The C4DT/Factory works to bring EPFL’s great ideas to our partners. We do so by working on the existing code created in the labs. Because most of the code written in the labs has the goal to create graphs in a paper, it is not directly usable in another project. For this reason we created the Maturity Evaluation. In short, this is a simple Google Spreadsheet. with different evaluations to fill out. At the end we see how the code can be improved. The Maturity Evaluation also gives us an indication of the overall quality of the code: Prototype, Intermediate, or Mature.

The includes the result of the Maturity Evaluations we did so far. Every lab that is associated. with C4DT can ask us to evaluate their code. Then we will add it to the showcase.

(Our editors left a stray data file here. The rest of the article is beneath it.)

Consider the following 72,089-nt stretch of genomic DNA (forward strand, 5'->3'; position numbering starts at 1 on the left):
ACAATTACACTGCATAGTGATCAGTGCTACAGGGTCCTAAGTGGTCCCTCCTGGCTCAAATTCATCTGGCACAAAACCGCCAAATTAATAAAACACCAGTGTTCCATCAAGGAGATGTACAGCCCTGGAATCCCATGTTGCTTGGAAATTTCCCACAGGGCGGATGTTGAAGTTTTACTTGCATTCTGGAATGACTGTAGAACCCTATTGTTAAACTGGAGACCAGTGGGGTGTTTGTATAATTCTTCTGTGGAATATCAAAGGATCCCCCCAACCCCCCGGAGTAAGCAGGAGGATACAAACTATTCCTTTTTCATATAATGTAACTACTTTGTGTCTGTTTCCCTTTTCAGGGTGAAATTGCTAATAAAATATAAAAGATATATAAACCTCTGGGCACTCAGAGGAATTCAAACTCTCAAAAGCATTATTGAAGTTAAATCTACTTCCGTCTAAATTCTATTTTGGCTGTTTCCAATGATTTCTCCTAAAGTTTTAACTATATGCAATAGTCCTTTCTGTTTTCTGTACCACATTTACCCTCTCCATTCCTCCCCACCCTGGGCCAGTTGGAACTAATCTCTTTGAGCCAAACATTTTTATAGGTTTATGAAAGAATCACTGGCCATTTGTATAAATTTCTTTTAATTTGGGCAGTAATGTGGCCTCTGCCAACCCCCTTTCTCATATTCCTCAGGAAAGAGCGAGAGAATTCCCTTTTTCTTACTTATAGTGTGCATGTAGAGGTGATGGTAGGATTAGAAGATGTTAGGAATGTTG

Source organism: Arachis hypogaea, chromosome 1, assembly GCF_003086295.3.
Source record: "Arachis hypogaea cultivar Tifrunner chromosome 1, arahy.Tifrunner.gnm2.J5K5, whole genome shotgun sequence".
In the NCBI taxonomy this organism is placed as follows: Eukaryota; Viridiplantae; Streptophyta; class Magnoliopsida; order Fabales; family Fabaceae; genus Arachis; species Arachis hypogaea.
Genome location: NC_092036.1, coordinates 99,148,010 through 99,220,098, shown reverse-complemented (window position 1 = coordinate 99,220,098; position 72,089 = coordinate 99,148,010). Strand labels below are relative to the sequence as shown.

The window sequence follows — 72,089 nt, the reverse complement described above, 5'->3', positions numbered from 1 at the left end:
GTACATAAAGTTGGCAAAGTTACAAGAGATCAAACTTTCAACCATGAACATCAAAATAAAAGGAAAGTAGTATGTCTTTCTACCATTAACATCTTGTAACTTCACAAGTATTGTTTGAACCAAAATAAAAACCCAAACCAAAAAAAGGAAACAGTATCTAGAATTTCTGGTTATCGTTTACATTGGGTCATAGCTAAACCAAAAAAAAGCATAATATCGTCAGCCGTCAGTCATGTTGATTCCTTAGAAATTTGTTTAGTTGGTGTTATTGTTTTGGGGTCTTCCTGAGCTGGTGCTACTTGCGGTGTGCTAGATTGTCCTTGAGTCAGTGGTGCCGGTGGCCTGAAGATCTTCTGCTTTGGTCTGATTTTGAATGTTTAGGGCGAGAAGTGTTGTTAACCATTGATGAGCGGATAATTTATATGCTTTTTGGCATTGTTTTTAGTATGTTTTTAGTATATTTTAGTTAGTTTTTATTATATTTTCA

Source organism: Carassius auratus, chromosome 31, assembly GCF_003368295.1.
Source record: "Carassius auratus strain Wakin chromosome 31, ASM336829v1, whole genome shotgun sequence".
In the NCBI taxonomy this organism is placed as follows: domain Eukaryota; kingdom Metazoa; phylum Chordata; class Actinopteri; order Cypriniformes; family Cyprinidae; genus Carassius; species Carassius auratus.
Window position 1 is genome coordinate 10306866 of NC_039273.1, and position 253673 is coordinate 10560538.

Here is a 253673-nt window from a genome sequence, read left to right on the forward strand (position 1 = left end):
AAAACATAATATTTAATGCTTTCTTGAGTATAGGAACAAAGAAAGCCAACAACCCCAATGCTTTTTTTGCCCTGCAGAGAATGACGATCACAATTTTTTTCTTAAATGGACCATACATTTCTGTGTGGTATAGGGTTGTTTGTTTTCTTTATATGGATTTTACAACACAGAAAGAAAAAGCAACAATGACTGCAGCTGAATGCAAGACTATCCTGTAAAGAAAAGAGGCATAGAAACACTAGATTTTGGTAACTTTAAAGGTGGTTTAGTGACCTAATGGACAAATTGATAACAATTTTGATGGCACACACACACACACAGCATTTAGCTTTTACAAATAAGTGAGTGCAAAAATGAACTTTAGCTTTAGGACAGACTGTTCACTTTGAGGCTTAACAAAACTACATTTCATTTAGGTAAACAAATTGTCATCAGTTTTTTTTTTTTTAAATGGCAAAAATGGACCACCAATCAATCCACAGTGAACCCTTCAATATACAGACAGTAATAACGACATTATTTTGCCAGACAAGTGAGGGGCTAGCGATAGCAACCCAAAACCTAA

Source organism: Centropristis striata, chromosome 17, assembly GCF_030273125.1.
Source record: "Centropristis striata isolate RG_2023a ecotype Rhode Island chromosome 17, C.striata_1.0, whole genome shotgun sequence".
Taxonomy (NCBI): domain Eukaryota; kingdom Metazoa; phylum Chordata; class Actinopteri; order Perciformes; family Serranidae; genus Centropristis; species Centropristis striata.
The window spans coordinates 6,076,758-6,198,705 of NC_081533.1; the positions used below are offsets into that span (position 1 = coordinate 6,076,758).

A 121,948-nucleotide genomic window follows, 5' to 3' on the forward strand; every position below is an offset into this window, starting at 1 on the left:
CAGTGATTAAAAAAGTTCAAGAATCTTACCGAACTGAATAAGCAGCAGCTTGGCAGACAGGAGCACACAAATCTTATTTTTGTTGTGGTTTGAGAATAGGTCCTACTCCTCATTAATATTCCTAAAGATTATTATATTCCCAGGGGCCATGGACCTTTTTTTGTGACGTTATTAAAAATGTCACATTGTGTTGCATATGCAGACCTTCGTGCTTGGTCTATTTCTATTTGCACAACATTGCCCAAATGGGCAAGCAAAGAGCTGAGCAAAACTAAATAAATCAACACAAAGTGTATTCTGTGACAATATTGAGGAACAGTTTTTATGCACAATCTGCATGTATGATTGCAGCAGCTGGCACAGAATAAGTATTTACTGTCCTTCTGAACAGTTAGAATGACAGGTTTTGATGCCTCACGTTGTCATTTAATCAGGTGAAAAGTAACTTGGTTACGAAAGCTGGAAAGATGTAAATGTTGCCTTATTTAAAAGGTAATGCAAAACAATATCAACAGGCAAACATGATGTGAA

The Maturity Evaluation has the following sections:

  • Code – which evaluates the readability and documentation of the code
  • Culture – everything around the code, including setup of the github account, pull requests, issues, and many more
  • Context – paper references, integration with other code

You can get a copy of the spreadsheet here: Maturity Evaluation V0.5 There is also a document explaining the different evaluations and what they refer to: Maturity Evaluation Explainer V0.5

If you have questions or comments, please don’t hesitate to get in contact with me:

TLDR for “Managing Technical Quality”

Some notes from – most of the comments are copy/pasted, so ‘I’ is the author… In italic some more C4DT-specific notes.

  • Technical quality is a long-term game. There’s no such thing as winning, only learning and earning the chance to keep playing.
  • Do the quick stuff first!

Hot Spots